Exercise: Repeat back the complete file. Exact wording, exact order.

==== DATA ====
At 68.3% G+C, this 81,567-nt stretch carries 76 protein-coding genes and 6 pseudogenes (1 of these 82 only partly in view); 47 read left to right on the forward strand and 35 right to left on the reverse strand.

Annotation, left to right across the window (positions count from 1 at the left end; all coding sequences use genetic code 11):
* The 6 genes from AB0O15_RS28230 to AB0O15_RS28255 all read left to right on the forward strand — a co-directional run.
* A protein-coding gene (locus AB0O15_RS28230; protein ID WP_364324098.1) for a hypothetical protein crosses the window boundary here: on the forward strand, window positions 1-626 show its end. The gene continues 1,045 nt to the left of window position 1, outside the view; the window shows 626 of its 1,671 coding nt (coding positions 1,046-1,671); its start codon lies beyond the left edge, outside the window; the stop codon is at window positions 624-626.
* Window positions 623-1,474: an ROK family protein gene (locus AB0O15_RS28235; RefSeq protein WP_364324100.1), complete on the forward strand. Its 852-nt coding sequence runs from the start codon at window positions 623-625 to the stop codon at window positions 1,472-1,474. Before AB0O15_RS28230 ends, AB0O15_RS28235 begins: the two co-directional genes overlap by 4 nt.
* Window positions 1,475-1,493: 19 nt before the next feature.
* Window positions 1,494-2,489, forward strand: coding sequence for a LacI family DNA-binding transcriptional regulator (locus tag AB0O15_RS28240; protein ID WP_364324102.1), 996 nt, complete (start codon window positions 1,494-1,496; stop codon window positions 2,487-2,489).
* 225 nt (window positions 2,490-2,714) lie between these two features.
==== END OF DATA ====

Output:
At 68.3% G+C, this 81,567-nt stretch carries 76 protein-coding genes and 6 pseudogenes (1 of these 82 only partly in view); 47 read left to right on the forward strand and 35 right to left on the reverse strand.

Annotation, left to right across the window (positions count from 1 at the left end; all coding sequences use genetic code 11):
* The 6 genes from AB0O15_RS28230 to AB0O15_RS28255 all read left to right on the forward strand — a co-directional run.
* A protein-coding gene (locus AB0O15_RS28230; protein ID WP_364324098.1) for a hypothetical protein crosses the window boundary here: on the forward strand, window positions 1-626 show its end. The gene continues 1,045 nt to the left of window position 1, outside the view; the window shows 626 of its 1,671 coding nt (coding positions 1,046-1,671); its start codon lies beyond the left edge, outside the window; the stop codon is at window positions 624-626.
* Window positions 623-1,474: an ROK family protein gene (locus AB0O15_RS28235; RefSeq protein WP_364324100.1), complete on the forward strand. Its 852-nt coding sequence runs from the start codon at window positions 623-625 to the stop codon at window positions 1,472-1,474. Before AB0O15_RS28230 ends, AB0O15_RS28235 begins: the two co-directional genes overlap by 4 nt.
* Window positions 1,475-1,493: 19 nt before the next feature.
* Window positions 1,494-2,489, forward strand: coding sequence for a LacI family DNA-binding transcriptional regulator (locus tag AB0O15_RS28240; protein ID WP_364324102.1), 996 nt, complete (start codon window positions 1,494-1,496; stop codon window positions 2,487-2,489).
* 225 nt (window positions 2,490-2,714) lie between these two features.